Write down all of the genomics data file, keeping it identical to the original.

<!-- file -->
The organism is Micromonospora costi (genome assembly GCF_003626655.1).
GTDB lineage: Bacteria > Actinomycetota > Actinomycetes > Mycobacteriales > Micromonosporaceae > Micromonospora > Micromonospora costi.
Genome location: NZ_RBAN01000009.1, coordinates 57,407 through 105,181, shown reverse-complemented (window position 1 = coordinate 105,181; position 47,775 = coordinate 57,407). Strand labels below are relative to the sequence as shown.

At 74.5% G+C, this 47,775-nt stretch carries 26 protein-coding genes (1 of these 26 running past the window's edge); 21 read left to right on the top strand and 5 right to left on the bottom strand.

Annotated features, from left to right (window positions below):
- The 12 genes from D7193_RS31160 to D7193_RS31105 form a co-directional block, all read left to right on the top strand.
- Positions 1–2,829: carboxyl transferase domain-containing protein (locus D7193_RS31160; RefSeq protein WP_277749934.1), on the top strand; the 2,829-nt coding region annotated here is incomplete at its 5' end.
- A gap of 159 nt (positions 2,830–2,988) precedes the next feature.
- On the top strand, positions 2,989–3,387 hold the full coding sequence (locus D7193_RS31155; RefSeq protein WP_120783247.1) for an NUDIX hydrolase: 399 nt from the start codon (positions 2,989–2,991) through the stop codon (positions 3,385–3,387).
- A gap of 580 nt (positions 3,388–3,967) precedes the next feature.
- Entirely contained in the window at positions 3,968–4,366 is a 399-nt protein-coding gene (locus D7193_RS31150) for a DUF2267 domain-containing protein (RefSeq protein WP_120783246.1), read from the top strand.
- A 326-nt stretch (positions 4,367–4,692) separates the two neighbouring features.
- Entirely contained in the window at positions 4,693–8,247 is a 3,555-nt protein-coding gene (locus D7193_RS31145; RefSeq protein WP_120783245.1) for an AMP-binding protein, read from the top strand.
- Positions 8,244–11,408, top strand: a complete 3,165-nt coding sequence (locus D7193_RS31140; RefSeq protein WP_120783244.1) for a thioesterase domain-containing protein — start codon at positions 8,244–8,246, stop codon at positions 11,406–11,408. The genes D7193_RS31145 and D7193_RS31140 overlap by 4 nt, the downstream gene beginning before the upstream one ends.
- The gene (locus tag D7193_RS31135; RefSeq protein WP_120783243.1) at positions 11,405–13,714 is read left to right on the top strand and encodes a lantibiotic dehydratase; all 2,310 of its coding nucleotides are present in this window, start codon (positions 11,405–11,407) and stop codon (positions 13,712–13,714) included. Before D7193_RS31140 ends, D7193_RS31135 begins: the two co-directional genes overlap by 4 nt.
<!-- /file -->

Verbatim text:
The organism is Micromonospora costi (genome assembly GCF_003626655.1).
GTDB lineage: Bacteria > Actinomycetota > Actinomycetes > Mycobacteriales > Micromonosporaceae > Micromonospora > Micromonospora costi.
Genome location: NZ_RBAN01000009.1, coordinates 57,407 through 105,181, shown reverse-complemented (window position 1 = coordinate 105,181; position 47,775 = coordinate 57,407). Strand labels below are relative to the sequence as shown.

At 74.5% G+C, this 47,775-nt stretch carries 26 protein-coding genes (1 of these 26 running past the window's edge); 21 read left to right on the top strand and 5 right to left on the bottom strand.

Annotated features, from left to right (window positions below):
- The 12 genes from D7193_RS31160 to D7193_RS31105 form a co-directional block, all read left to right on the top strand.
- Positions 1–2,829: carboxyl transferase domain-containing protein (locus D7193_RS31160; RefSeq protein WP_277749934.1), on the top strand; the 2,829-nt coding region annotated here is incomplete at its 5' end.
- A gap of 159 nt (positions 2,830–2,988) precedes the next feature.
- On the top strand, positions 2,989–3,387 hold the full coding sequence (locus D7193_RS31155; RefSeq protein WP_120783247.1) for an NUDIX hydrolase: 399 nt from the start codon (positions 2,989–2,991) through the stop codon (positions 3,385–3,387).
- A gap of 580 nt (positions 3,388–3,967) precedes the next feature.
- Entirely contained in the window at positions 3,968–4,366 is a 399-nt protein-coding gene (locus D7193_RS31150) for a DUF2267 domain-containing protein (RefSeq protein WP_120783246.1), read from the top strand.
- A 326-nt stretch (positions 4,367–4,692) separates the two neighbouring features.
- Entirely contained in the window at positions 4,693–8,247 is a 3,555-nt protein-coding gene (locus D7193_RS31145; RefSeq protein WP_120783245.1) for an AMP-binding protein, read from the top strand.
- Positions 8,244–11,408, top strand: a complete 3,165-nt coding sequence (locus D7193_RS31140; RefSeq protein WP_120783244.1) for a thioesterase domain-containing protein — start codon at positions 8,244–8,246, stop codon at positions 11,406–11,408. The genes D7193_RS31145 and D7193_RS31140 overlap by 4 nt, the downstream gene beginning before the upstream one ends.
- The gene (locus tag D7193_RS31135; RefSeq protein WP_120783243.1) at positions 11,405–13,714 is read left to right on the top strand and encodes a lantibiotic dehydratase; all 2,310 of its coding nucleotides are present in this window, start codon (positions 11,405–11,407) and stop codon (positions 13,712–13,714) included. Before D7193_RS31140 ends, D7193_RS31135 begins: the two co-directional genes overlap by 4 nt.